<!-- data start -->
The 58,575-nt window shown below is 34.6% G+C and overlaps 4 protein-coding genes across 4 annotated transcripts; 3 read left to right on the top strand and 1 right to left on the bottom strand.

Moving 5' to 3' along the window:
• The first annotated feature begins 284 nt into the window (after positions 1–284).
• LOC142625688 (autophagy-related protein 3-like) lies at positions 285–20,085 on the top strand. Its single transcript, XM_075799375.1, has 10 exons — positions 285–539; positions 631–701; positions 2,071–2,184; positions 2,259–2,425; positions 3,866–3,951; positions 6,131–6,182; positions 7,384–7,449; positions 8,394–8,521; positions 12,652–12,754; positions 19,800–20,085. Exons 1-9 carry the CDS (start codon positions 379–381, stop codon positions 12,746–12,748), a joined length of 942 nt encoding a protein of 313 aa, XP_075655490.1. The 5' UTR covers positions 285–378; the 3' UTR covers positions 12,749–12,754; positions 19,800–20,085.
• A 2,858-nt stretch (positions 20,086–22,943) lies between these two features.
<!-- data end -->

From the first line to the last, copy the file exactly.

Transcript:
The 58,575-nt window shown below is 34.6% G+C and overlaps 4 protein-coding genes across 4 annotated transcripts; 3 read left to right on the top strand and 1 right to left on the bottom strand.

Moving 5' to 3' along the window:
• The first annotated feature begins 284 nt into the window (after positions 1–284).
• LOC142625688 (autophagy-related protein 3-like) lies at positions 285–20,085 on the top strand. Its single transcript, XM_075799375.1, has 10 exons — positions 285–539; positions 631–701; positions 2,071–2,184; positions 2,259–2,425; positions 3,866–3,951; positions 6,131–6,182; positions 7,384–7,449; positions 8,394–8,521; positions 12,652–12,754; positions 19,800–20,085. Exons 1-9 carry the CDS (start codon positions 379–381, stop codon positions 12,746–12,748), a joined length of 942 nt encoding a protein of 313 aa, XP_075655490.1. The 5' UTR covers positions 285–378; the 3' UTR covers positions 12,749–12,754; positions 19,800–20,085.
• A 2,858-nt stretch (positions 20,086–22,943) lies between these two features.